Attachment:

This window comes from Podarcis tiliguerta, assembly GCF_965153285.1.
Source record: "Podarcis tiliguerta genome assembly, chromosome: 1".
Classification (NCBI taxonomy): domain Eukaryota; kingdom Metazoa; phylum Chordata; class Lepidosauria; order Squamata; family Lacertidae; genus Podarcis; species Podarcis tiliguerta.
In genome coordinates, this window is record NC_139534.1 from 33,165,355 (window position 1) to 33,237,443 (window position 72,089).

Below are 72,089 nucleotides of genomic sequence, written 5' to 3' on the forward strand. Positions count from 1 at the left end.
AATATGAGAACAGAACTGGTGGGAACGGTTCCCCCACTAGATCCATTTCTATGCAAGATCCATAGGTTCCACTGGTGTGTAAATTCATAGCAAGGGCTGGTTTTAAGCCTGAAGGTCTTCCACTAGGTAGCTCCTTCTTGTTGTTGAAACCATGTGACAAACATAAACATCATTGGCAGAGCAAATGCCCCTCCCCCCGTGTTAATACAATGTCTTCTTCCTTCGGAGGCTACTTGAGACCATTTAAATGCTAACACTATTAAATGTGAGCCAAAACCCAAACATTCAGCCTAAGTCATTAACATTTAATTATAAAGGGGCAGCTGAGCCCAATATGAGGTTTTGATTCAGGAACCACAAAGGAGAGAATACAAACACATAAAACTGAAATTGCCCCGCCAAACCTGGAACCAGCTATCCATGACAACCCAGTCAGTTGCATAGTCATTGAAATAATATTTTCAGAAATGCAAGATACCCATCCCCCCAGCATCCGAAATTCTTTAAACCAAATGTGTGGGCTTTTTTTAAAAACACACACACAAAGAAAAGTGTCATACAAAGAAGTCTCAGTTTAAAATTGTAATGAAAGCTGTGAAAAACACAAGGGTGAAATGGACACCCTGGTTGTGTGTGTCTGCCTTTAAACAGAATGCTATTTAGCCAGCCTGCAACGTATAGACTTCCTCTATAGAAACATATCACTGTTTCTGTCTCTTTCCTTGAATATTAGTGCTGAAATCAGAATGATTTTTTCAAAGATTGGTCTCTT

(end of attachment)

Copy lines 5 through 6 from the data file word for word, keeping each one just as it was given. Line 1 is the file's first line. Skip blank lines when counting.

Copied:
Below are 72,089 nucleotides of genomic sequence, written 5' to 3' on the forward strand. Positions count from 1 at the left end.
AATATGAGAACAGAACTGGTGGGAACGGTTCCCCCACTAGATCCATTTCTATGCAAGATCCATAGGTTCCACTGGTGTGTAAATTCATAGCAAGGGCTGGTTTTAAGCCTGAAGGTCTTCCACTAGGTAGCTCCTTCTTGTTGTTGAAACCATGTGACAAACATAAACATCATTGGCAGAGCAAATGCCCCTCCCCCCGTGTTAATACAATGTCTTCTTCCTTCGGAGGCTACTTGAGACCATTTAAATGCTAACACTATTAAATGTGAGCCAAAACCCAAACATTCAGCCTAAGTCATTAACATTTAATTATAAAGGGGCAGCTGAGCCCAATATGAGGTTTTGATTCAGGAACCACAAAGGAGAGAATACAAACACATAAAACTGAAATTGCCCCGCCAAACCTGGAACCAGCTATCCATGACAACCCAGTCAGTTGCATAGTCATTGAAATAATATTTTCAGAAATGCAAGATACCCATCCCCCCAGCATCCGAAATTCTTTAAACCAAATGTGTGGGCTTTTTTTAAAAACACACACACAAAGAAAAGTGTCATACAAAGAAGTCTCAGTTTAAAATTGTAATGAAAGCTGTGAAAAACACAAGGGTGAAATGGACACCCTGGTTGTGTGTGTCTGCCTTTAAACAGAATGCTATTTAGCCAGCCTGCAACGTATAGACTTCCTCTATAGAAACATATCACTGTTTCTGTCTCTTTCCTTGAATATTAGTGCTGAAATCAGAATGATTTTTTCAAAGATTGGTCTCTT